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Home arrow Music arrow Nothing Is Sound -- Switchfoot


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Nothing Is Sound -- Switchfoot Print
Written by Mike Noel   
Thursday, 03 November 2005
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Nothing Is Sound is Switchfoot's newest release following their phenomenal Beautiful Letdown release. Expectations for this release were high -- maybe a bit too high. While generally a good, solid album Nothing Is Sound doesn't compare to the brilliance from Letdown. On a whole the CD is a bit of an introspective downer. Most of the songs sound muted and melancholy while the lyrics tend to make us look inward and face our own failures and shortcomings. Not exactly inspiring stuff. This CD is honest. Clearly these songs are heartfelt expressions of the feelings from the songwriters. The liner notes indicate that most of the songs were written while the band was touring for Letdown. Those long, quiet miles of riding on a cross-country tour bus or staying in lonely hotel rooms seems to color all of the songs and provoke deep reflection. While The Beautiful Letdown inspired us to look out, wake up, and live life, Nothing Is Sound asks us to settle down, inspect ourselves, and wait for healing.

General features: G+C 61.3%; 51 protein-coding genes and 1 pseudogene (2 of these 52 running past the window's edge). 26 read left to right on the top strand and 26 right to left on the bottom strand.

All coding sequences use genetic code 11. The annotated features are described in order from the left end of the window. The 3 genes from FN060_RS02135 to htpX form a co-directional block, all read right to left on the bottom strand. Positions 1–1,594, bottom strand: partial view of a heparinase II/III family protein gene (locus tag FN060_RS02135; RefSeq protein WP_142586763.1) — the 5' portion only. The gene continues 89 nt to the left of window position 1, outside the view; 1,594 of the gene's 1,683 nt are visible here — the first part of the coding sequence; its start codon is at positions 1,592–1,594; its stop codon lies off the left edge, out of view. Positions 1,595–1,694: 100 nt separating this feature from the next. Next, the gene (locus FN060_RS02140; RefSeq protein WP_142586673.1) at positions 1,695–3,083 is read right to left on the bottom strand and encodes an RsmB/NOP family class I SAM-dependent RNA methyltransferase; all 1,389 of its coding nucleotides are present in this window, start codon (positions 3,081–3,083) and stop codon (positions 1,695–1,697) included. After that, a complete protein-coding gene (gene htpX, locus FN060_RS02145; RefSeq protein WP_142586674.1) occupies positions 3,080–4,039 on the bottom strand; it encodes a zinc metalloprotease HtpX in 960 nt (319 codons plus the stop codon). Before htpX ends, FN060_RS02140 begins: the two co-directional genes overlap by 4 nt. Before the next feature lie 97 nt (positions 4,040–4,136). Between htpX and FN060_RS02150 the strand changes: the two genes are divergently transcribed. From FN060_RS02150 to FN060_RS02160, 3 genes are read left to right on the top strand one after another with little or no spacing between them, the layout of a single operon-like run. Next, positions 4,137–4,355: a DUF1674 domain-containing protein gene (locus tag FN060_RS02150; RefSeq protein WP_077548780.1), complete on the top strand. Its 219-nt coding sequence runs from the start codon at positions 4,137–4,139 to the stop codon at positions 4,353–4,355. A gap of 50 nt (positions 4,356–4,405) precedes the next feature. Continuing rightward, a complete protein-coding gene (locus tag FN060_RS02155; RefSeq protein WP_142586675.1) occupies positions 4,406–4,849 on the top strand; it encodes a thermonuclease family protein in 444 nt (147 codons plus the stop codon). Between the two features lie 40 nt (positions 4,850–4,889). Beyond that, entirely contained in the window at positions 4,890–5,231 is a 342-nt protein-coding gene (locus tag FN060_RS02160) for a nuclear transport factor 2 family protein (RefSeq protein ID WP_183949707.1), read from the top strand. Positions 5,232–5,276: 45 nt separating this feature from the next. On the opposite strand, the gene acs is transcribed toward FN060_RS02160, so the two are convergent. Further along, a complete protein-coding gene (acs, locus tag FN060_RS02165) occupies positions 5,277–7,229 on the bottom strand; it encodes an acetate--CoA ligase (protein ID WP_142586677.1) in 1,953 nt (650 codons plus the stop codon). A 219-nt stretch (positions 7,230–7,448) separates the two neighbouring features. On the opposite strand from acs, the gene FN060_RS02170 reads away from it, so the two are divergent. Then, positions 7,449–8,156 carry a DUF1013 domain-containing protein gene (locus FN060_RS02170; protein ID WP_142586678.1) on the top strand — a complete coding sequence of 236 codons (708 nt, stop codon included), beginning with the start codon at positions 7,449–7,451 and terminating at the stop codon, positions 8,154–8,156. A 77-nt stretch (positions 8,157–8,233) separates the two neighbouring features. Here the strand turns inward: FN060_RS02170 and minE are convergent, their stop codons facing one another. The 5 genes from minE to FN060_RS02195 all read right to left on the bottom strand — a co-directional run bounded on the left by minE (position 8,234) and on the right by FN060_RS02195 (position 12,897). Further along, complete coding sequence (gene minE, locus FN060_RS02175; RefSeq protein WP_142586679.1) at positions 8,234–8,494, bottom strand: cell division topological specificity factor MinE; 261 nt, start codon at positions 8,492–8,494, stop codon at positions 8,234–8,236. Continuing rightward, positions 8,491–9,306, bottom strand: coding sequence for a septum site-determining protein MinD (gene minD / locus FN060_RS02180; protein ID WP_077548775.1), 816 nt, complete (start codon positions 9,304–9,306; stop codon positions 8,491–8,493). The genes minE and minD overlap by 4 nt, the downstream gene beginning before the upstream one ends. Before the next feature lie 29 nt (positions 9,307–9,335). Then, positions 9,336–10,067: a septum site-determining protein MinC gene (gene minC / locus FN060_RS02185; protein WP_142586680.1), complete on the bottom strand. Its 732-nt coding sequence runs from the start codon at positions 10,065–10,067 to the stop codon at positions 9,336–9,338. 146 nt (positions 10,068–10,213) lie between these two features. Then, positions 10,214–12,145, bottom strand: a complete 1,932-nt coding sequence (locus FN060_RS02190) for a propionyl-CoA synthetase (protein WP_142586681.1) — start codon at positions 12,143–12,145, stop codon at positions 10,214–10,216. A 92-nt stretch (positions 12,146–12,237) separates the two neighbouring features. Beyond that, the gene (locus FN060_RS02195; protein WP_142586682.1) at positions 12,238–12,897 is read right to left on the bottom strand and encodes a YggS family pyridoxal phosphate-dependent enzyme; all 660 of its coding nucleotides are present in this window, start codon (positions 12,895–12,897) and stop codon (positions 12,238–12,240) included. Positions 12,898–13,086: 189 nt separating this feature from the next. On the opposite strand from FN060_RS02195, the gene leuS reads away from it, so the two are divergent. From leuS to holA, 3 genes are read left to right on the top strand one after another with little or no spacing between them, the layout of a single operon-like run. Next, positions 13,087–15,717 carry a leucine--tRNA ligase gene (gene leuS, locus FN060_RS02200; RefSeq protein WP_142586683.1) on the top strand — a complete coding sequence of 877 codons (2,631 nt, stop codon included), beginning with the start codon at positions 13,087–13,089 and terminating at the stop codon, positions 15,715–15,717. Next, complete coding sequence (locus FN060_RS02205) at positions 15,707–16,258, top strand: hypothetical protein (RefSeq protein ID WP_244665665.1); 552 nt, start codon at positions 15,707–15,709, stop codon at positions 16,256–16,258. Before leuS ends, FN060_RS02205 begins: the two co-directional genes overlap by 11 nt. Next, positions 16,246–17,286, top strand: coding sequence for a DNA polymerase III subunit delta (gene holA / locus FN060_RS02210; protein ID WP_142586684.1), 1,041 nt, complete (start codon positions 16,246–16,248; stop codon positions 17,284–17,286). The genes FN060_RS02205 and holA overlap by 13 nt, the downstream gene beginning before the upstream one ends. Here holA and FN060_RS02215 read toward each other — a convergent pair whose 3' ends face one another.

The first interesting song on the CD is Happy Is A Yuppie Word. Interesting music combines with the message about the futility of trying to be happy on our own. Next is The Shadow Proves The Sunshine -- another great song and probably my favorite on the album. This song is the most upbeat on the album with the message that every dark cloud has a silver lining.
I'm surprised that I've not heard of any big uproar about the next song, Easier Than Love. Our society has replaced the real concept of love with the notion of romantic love and even with physical love. The straight-forward manner in which Switchfoot addresses this might get them kicked out of a few conservative venues and the ideas themselves might make a few liberal minds upset.
The only other songs on this album that I found much interest in were The Blues and Daisy. The rest of the songs are well produced but just don't have a lot to say. Or at least, they don't say anything in an interesting way.
Last Updated ( Sunday, 13 November 2005 )
 

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